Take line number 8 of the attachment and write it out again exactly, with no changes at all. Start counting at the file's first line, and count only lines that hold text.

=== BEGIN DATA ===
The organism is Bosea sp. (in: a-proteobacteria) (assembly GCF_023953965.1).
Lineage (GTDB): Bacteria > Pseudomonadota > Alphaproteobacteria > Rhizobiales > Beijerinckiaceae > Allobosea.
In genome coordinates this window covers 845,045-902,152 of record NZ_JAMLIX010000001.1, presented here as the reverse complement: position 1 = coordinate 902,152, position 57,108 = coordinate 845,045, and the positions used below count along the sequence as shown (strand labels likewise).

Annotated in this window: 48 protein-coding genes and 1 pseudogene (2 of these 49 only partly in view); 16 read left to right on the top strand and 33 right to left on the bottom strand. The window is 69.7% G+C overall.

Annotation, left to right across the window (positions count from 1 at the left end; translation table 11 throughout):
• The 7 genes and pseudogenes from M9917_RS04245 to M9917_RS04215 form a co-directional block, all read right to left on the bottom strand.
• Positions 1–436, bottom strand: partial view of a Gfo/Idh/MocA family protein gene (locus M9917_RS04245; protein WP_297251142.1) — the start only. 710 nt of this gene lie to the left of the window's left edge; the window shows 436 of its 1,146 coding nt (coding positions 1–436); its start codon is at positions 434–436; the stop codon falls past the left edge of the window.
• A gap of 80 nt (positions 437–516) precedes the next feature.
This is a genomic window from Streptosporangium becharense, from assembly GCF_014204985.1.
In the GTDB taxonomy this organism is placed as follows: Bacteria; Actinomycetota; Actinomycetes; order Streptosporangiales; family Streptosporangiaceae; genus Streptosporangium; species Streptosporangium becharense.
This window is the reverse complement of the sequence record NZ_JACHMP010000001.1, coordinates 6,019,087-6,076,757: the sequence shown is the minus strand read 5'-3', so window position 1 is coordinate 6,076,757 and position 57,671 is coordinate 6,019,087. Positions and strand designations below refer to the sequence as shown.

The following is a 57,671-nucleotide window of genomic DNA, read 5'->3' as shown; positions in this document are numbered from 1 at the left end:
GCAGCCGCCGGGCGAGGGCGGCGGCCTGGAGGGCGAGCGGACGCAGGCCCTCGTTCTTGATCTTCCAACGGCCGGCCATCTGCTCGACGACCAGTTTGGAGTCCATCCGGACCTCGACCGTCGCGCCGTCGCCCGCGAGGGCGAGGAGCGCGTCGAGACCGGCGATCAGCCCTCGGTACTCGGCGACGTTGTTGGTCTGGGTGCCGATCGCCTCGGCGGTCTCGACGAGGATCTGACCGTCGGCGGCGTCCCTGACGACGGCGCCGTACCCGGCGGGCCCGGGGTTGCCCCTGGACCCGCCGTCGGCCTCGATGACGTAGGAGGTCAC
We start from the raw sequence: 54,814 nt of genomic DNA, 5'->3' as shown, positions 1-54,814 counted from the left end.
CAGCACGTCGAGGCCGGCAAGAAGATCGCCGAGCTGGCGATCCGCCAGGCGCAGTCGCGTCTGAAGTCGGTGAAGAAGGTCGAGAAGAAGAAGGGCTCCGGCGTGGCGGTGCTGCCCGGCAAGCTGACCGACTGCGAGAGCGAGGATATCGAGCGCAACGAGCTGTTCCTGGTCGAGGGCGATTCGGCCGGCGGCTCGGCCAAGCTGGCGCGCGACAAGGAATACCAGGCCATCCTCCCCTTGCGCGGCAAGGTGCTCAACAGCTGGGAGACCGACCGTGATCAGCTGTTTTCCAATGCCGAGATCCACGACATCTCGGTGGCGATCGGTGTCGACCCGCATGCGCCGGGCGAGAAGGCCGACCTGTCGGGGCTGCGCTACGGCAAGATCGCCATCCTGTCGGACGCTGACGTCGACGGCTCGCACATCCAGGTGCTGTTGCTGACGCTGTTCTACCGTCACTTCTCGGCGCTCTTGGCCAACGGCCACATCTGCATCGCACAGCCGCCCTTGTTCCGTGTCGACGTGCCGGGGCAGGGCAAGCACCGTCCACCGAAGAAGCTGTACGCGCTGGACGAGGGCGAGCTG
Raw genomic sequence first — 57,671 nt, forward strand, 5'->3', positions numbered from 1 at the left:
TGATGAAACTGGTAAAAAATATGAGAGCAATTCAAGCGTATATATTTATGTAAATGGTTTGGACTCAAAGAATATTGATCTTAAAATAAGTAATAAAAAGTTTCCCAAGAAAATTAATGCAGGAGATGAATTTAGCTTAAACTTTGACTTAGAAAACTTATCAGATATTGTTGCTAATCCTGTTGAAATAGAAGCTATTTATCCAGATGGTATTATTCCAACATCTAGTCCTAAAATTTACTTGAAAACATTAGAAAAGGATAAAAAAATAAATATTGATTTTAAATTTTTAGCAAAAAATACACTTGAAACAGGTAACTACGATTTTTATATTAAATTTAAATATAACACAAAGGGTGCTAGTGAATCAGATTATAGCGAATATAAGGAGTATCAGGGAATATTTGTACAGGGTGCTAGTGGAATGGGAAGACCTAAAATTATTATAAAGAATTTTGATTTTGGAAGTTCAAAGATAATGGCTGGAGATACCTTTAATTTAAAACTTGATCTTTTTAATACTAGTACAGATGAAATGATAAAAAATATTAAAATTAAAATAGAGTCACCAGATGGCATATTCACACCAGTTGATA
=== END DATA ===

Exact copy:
• A gap of 80 nt (positions 437–516) precedes the next feature.